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Dental Assisting Courses

Read about some of our Dental Assisting courses so you can discover how our training will get you started on the path to your new career.

Samples of Dental Assisting Courses

Dental Office Procedures

In this course, the student will be taught overall aspects of dental office management, including patient reception, marketing, telephone techniques, business office systems, patient scheduling, records management, accounts receivable, management of patient’s accounts, and accounts payable. Inventory control and recall systems management are also emphasized.

Preventive Dental Education

This course covers the development of a caries control program, with an emphasis on oral hygiene. Topics include the study of dental plaque, proper brushing methods, the latest methods of preventing decay, and equipment and methods of preventing dental disorders. Students will also be taught about the role of nutrition in dental health and participate in dentistry-related nutritional counseling.

Dental Anatomy

In the course, the student is expected to become familiar with terminology and body systems. The student will also be taught specific terms relative to general human anatomy and physiology, including basic units, planes, cavities, and body systems. Other topics covered are pre-natal growth and development, the function of tissues, and structures in the oral cavity surrounding teeth. The study of the structure and forms of human teeth and their location in the mouth are taught. The student will be taught the eruption schedule and function of each tooth in the primary and permanent dentition and related terminology.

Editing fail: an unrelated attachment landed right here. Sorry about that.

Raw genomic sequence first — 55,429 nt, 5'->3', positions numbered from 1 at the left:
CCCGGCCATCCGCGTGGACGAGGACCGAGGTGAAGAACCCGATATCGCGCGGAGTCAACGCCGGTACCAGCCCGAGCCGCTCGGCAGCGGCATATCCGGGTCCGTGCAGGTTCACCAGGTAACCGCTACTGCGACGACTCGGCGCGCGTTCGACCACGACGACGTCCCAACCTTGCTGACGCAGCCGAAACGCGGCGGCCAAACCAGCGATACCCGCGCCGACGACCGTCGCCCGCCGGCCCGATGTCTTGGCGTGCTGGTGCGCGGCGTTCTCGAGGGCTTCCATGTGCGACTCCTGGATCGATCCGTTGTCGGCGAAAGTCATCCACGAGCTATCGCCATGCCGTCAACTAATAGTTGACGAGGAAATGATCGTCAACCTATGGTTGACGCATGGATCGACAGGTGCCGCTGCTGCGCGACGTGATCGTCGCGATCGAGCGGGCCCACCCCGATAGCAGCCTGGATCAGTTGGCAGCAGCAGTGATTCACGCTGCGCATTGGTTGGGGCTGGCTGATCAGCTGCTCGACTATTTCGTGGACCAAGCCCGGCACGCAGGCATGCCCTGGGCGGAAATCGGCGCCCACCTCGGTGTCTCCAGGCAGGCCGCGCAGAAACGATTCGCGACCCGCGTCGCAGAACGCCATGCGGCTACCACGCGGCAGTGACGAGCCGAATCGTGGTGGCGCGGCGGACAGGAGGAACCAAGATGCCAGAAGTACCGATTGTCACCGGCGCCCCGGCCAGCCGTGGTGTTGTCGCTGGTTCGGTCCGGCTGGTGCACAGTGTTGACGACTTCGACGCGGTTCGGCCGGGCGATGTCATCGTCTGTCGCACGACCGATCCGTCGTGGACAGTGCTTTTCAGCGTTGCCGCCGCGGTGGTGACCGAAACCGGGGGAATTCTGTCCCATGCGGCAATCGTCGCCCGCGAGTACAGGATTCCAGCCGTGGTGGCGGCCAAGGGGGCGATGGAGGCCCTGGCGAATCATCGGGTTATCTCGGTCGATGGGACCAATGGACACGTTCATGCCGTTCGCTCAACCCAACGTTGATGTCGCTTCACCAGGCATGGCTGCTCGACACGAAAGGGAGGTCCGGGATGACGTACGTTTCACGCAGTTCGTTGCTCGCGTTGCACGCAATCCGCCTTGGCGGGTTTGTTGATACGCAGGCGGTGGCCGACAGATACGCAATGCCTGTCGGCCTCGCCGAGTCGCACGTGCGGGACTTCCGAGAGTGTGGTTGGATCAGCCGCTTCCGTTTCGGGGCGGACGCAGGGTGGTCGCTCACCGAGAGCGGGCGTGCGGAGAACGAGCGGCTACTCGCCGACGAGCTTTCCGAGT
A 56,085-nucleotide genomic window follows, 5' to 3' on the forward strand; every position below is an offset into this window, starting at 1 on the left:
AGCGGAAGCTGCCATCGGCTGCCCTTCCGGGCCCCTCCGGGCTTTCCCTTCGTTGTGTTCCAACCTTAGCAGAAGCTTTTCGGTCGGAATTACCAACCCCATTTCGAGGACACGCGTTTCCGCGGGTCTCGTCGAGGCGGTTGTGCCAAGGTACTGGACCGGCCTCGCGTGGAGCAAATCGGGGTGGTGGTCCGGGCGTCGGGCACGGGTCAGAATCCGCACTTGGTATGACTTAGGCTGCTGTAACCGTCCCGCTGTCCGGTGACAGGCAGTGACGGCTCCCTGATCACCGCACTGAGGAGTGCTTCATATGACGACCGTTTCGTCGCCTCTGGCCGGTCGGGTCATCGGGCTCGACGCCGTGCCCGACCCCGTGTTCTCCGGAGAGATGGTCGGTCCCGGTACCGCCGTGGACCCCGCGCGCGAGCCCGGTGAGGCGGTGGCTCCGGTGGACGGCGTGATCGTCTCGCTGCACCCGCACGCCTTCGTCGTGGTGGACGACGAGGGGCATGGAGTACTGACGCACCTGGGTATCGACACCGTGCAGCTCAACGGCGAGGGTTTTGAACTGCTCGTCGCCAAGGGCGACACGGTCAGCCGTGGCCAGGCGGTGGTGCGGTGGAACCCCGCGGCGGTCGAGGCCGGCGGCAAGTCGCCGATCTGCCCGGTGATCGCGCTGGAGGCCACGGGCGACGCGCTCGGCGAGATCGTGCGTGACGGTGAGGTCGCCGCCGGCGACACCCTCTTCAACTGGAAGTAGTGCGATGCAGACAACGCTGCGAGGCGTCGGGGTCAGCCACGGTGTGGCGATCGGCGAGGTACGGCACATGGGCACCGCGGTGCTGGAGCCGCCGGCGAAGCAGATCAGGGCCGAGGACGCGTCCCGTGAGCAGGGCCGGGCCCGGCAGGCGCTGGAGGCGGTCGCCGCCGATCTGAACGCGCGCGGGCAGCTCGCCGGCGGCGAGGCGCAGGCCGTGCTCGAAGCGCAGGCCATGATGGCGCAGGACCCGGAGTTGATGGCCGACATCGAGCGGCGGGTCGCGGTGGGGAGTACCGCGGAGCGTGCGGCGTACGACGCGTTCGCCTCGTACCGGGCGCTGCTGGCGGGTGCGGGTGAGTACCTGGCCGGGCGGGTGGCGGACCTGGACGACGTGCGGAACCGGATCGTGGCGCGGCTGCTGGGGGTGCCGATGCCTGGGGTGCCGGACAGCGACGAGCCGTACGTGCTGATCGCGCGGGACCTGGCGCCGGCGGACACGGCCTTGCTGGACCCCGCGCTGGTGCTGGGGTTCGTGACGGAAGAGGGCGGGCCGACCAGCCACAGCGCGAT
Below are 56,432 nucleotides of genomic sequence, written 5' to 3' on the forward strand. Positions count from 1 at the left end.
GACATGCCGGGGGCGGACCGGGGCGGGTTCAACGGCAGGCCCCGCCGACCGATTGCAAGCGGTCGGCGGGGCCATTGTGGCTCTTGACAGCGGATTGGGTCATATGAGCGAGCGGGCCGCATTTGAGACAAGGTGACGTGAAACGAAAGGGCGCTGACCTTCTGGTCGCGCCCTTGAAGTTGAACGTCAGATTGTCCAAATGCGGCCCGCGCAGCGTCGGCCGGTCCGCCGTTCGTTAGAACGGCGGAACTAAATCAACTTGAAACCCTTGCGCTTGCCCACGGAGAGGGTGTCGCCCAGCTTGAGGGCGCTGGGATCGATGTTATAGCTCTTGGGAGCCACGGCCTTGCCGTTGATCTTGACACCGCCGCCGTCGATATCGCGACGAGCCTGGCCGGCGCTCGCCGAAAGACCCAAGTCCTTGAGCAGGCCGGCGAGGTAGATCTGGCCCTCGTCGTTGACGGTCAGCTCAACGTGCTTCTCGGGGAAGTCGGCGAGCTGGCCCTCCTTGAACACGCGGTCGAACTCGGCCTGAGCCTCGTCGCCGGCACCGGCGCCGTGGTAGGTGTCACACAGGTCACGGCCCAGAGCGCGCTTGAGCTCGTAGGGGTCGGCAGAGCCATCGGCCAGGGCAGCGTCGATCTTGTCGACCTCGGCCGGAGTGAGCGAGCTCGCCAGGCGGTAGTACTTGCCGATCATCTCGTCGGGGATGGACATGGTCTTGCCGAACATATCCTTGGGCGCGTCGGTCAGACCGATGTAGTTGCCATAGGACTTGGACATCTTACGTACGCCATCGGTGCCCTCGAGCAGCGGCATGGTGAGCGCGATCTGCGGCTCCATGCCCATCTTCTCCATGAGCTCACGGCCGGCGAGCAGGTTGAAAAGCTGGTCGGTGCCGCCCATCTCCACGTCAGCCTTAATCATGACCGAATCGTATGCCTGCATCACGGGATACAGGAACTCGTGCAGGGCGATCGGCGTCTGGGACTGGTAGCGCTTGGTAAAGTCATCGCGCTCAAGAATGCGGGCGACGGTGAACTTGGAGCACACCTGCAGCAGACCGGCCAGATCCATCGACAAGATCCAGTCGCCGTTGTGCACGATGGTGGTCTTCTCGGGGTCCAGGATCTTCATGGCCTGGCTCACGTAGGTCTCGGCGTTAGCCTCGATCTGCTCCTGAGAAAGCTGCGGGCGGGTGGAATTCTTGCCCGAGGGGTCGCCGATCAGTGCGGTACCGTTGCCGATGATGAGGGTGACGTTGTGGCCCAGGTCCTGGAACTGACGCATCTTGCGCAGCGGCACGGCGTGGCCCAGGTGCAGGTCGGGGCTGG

Dental Radiology

In this course, the student will learn the history and biological effects of radiation, safety precautions, components of the dental x-ray unit, and their function. The student will be taught how x-rays are produced and will describe composition, sizes, types and storage requirements of dental x-ray film. The student will also be taught how to expose and process diagnostically acceptable intraoral and extraoral dental films using both paralleling and bisecting techniques and the use of imaging systems for dental purposes. As this course continues, common production errors, processing techniques, mounting procedures, and identification of radiographic landmarks are learned. Procedures and state policies required for dental offices to ensure quality radiographs are reviewed.

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